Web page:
LIVERMORE — Selectpersons on Tuesday decided to hold an informational meeting on the proposed sand/salt shed in early June.

Interim Administrative Assistant Amy Byron said there wouldn’t be time to have a special town meeting to vote on the project before the annual town meeting June 15. A separate warrant will be needed for the shed because the actual numbers won’t be available until after the town report goes to print. 

Selectmen want the project to go out to bid next Monday. Contractors would have 30 days to respond and selectpersons will review the bids at a separate meeting.

The informational meeting would be held within the first 10 days of June. Selectman Tim Kachnovich said the board would have real numbers by then.

Livermore is on a state list of municipalities that have salt leaching into the ground. Without a new shed, the town will lose its contamination waiver and be required to get a Maine Department of Environmental Protection license.

At last year’s annual town meeting, voters approved $20,000 for engineering and design work for a shed. Plymouth Engineering was hired for $19,200. Voters, however, did not approve spending $265,000 to build the shed.

The Maine Department of Transportation would reimburse the town 37 percent of costs if the town submits preliminary plans before the end of June. A construction loan at 1.5 percent interest is available through the DEP.

Selectpersons voted 4-0-1 last fall to use a laminated arch design for the shed, but when estimates put the cost at $400,000, instead of $300,000, they conferred with Scott Braley of Plymouth Engineers, Peter Coughlan of the Maine Department of Transportation, and Brandy Piers of the Department of Environmental Protection about options.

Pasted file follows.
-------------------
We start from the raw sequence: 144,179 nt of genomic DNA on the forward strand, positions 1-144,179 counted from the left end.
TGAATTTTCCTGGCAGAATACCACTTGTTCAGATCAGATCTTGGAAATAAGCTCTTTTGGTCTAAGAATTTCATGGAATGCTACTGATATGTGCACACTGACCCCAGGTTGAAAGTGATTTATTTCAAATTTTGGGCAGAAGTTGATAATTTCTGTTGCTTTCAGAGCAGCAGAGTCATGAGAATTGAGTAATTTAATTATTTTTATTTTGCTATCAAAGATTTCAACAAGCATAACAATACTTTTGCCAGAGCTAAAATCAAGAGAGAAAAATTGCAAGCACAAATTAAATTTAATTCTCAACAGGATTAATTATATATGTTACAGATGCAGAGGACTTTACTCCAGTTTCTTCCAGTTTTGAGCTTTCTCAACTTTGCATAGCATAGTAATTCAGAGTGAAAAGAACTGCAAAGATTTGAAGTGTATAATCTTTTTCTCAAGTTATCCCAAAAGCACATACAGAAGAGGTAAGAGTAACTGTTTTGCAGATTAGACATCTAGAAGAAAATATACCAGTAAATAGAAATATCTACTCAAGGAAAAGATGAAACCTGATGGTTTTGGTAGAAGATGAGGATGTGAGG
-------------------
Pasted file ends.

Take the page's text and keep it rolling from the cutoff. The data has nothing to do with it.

Eventually, the board agreed to move forward with the laminated arch design but keep other options open. 

At the April 4 board meeting, Braley said Coughlan recommended installing an 18-foot-wide roll-up door instead of a 16-foot-wide one.

Board Chairman Peter Castonguay said Tuesday that Braley doesn’t recommend including a manual override for the overhead fans.

“Not putting in the manual override is a bad idea. Why run the fans while the doors are open?” Castonguay asked. He said the larger roll-up door would have to be custom made. Sliding barn doors encased with steel would basically cost what a carpenter would charge to build them plus the track.

Selectperson Tom Gould suggested putting the shed out to bid, asking for quotes on both door options.

“We need to get this out to bid. The inexpensive doors are probably the way to go. We can always upgrade them later,” he said.

Another question is the volume of the shed. The capacity might be slightly less than 3,600 yards, the highest volume permissible based on prior town usage. Coughlan suggested extending the size a bit to get the maximum volume allowable since the state will be paying part of the cost.

Gould asked if changing the dimensions would affect the building’s cost.

“If we can’t get numbers by tomorrow, go with what we have even if it doesn’t meet the maximum,” he said.

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